All posts tagged R. Keith Sawyer

Old School Creativity: 5 Classics on Innovation Still Stand

A batch of fresh-baked creativity books fills the Amazon.com oven. Creativity is all the rage.

Last year, in a set of articles in “The Atlantic,” William Deresiewicz and Robinson Meyer debated the cultural-historical arc from “artisan,” through “genius” to “creative.” Deresiewicz derides the last term, finding it more hipster than helpful.

I have some sympathy for Deresiewicz’s attachment to bygone definitions of artistry and innovation. Much of the contemporary school of creativity has taken a distinctly self-help, pop psychology turn. A turn patently unhelpful to teachers, especially in higher ed., whose efforts to engage and facilitate discovery must be reliable and reproducible.

While rock-star authors like Elizabeth Gilbert and business gurus like Pixar’s Ed Catmull get much of the ink (virtual and otherwise) now, some older explorations of creativity stand strong as time-tested research and rumination on promoting ingenuity and vision.

5 Throwback Books on Creativity to Add to Goodreads

The Creative Process edited by Brewster Ghiselin

Includes nearly 40 selections, many brief and potent, on creativity in the arts and sciences written by figures from Poincaré to Picasso, Stein to Einstein

The Mathematician’s Apology by G.H. Hardy

Accessible even to those outside mathematics, Hardy, a 19th century British mathematician—who believed “the creative life was the only one for the serious man”– explores the aesthetics of mathematics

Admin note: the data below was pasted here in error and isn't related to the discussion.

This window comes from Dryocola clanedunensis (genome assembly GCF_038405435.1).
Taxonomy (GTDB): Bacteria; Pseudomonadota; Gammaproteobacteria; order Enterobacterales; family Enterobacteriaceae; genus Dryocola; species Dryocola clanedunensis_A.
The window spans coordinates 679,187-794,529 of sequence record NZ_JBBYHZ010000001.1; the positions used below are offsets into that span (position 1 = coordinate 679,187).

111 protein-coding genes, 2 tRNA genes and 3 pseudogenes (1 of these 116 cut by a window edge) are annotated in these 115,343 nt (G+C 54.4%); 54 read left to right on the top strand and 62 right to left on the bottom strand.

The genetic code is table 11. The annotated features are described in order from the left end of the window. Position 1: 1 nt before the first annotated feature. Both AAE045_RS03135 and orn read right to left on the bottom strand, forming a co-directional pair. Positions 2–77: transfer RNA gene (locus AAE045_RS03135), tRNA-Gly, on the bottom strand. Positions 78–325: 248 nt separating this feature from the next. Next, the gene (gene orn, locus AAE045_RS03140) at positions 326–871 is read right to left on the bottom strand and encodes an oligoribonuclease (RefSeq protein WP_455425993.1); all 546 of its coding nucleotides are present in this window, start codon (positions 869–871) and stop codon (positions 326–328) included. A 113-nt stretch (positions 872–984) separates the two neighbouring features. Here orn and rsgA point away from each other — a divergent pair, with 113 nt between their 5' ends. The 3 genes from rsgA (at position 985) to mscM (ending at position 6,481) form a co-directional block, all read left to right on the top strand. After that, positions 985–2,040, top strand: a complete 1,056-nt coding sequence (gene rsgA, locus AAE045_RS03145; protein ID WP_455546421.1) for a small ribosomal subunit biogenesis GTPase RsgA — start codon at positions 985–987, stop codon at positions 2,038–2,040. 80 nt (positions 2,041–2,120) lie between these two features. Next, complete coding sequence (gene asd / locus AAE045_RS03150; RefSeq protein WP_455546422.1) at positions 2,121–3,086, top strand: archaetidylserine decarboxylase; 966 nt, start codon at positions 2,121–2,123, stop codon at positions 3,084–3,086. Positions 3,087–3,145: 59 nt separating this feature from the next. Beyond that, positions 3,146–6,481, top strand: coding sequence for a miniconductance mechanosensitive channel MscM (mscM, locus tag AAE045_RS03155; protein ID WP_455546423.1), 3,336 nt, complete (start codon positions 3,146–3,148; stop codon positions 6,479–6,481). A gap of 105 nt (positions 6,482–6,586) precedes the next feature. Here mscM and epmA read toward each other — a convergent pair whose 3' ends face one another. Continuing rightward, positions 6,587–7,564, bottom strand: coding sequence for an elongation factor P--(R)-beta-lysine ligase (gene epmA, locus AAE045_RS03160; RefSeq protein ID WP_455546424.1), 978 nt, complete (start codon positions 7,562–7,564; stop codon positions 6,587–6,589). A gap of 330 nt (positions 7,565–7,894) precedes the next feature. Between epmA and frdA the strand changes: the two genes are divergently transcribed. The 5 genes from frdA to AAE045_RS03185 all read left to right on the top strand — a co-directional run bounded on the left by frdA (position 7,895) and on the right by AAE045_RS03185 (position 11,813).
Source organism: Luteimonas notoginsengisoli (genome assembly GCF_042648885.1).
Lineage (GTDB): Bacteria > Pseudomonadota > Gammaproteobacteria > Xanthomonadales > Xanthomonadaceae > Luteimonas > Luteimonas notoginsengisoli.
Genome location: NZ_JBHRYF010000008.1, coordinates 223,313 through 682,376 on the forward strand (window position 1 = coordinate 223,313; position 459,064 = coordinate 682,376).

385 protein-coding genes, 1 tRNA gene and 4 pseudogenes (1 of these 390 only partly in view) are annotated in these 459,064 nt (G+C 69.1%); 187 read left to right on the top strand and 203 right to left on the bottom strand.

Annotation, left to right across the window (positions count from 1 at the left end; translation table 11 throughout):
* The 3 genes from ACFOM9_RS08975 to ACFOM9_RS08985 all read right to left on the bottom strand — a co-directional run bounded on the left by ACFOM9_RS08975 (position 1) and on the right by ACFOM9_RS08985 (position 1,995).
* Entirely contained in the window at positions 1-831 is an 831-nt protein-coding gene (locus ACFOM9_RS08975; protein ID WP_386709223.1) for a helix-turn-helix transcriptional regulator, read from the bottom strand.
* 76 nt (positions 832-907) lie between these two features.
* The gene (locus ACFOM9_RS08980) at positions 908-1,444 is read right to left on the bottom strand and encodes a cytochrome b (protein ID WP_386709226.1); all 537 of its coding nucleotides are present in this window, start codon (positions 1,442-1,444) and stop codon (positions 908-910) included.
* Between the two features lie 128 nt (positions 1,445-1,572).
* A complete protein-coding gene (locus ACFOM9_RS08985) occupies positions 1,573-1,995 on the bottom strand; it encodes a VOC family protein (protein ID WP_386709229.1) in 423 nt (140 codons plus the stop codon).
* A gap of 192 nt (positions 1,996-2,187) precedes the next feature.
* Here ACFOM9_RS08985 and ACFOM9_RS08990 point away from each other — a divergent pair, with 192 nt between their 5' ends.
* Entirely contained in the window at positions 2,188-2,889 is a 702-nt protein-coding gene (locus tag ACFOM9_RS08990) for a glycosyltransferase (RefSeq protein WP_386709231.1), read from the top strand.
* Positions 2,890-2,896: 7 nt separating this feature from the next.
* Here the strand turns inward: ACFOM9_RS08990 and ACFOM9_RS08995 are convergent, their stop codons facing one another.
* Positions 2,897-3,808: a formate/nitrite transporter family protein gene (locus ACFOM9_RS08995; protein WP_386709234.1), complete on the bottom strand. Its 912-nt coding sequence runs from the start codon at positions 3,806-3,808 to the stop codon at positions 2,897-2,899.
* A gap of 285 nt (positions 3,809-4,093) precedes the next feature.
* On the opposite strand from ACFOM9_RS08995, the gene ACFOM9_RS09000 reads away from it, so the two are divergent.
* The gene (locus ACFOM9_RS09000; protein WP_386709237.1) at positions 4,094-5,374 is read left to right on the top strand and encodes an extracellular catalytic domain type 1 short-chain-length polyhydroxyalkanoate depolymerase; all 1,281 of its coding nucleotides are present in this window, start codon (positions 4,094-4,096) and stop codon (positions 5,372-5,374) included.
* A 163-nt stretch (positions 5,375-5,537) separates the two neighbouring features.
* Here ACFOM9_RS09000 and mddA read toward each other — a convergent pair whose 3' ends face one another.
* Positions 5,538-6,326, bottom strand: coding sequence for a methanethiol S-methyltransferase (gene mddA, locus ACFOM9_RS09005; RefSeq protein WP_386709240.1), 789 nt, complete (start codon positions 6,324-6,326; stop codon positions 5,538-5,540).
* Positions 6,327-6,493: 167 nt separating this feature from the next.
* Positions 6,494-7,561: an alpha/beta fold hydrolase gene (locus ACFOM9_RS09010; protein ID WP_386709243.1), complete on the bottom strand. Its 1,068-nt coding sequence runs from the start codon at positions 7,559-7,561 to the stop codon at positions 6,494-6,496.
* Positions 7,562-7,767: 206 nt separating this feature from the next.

Art & Fear by David Bayles and Ted Orland

Though anchored in the creation of visual art, Bayles and Orland address contextual influences on the creative process—the classroom, institutional demands, finances, criticism and good ole fear

Creativity: Flow and the Psychology of Discovery and Invention by Mihaly Csikszentmihalyi

Many educators know Csikszentmihalyi’s flow theory. Here he draws on interviews with creators from many backgrounds to examine flow in innovation

The Shape of Content by Ben Shahn

The first and last chapters, particularly, of this Harvard professor and painter’s reflections on creativity stare straight at the tensions between structure and freedom elicited by the liberal arts institution

If your grading load (or kids’ ages) won’t allow a book-length read now, head to the databases with one name: R. Keith Sawyer. Editor of the (literal) textbook on creativity– Explaining Creativity: The Science of Human Innovation—Sawyer also has several articles relevant to creativity and the classroom. These include:

  • “Distributed creativity: How collective creations emerge from collaboration.” With Stacy DeZutter in Psychology of Aesthetics, Creativity, and the Arts 3.2
  • “The Cognitive Neuroscience of Creativity: A Critical Review.” Creativity Research Journal 23.2
  • “Improvisation and the Creative Process: Dewey, Collingwood, and the aesthetics of spontaneity.” Journal of Aesthetics & Art Criticism 58.2